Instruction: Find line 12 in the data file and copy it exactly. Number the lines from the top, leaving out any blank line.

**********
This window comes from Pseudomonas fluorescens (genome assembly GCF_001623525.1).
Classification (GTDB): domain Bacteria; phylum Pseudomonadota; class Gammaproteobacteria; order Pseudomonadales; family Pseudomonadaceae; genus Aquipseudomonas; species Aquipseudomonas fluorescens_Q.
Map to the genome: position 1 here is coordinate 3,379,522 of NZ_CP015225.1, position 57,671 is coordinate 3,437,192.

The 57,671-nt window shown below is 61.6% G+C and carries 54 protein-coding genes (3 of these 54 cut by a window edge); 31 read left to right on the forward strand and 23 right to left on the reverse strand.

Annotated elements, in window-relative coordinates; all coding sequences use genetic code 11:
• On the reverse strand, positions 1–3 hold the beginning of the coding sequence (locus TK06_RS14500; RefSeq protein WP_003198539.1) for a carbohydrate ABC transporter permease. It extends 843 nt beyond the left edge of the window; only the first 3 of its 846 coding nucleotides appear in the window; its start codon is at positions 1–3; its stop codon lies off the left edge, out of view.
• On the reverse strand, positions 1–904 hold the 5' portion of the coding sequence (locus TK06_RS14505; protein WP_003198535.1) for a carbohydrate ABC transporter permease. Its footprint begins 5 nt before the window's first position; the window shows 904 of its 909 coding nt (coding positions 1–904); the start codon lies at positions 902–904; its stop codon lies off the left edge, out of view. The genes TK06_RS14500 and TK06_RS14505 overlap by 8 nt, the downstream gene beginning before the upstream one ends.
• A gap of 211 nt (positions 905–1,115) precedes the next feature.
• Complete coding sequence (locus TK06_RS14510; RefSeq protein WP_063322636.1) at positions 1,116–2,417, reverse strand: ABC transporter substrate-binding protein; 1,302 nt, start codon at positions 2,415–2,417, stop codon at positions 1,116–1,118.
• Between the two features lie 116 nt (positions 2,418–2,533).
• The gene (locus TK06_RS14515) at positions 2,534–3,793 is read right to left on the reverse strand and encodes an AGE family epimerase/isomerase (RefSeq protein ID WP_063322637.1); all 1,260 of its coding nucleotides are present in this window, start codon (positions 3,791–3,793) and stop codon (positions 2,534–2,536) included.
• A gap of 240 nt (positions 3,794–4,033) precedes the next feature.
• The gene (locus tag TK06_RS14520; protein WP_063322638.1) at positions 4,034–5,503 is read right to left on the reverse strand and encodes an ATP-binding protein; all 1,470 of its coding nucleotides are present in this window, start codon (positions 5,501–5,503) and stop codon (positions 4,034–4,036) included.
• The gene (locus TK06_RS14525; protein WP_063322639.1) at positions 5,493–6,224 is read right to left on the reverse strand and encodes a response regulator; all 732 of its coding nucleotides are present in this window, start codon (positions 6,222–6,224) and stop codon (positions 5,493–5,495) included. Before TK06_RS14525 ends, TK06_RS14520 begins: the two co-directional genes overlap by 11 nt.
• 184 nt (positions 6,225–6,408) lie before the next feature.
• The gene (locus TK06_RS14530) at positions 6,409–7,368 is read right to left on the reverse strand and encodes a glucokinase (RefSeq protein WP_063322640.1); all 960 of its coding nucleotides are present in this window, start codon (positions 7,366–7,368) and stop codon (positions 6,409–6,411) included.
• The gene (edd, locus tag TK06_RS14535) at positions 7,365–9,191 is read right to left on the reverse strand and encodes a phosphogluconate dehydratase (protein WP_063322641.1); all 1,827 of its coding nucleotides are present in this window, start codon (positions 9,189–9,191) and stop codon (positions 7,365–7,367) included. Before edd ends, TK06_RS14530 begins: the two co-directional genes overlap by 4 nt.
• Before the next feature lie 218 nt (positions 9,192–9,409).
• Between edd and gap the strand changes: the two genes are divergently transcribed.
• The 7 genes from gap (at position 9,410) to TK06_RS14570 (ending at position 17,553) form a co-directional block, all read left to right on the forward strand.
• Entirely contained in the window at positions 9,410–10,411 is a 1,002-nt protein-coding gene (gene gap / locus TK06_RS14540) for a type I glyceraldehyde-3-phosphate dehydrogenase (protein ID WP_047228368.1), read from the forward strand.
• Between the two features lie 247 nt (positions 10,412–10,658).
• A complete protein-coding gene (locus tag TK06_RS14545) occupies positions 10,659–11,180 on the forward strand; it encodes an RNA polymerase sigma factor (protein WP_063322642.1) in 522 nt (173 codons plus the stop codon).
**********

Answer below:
• A gap of 240 nt (positions 3,794–4,033) precedes the next feature.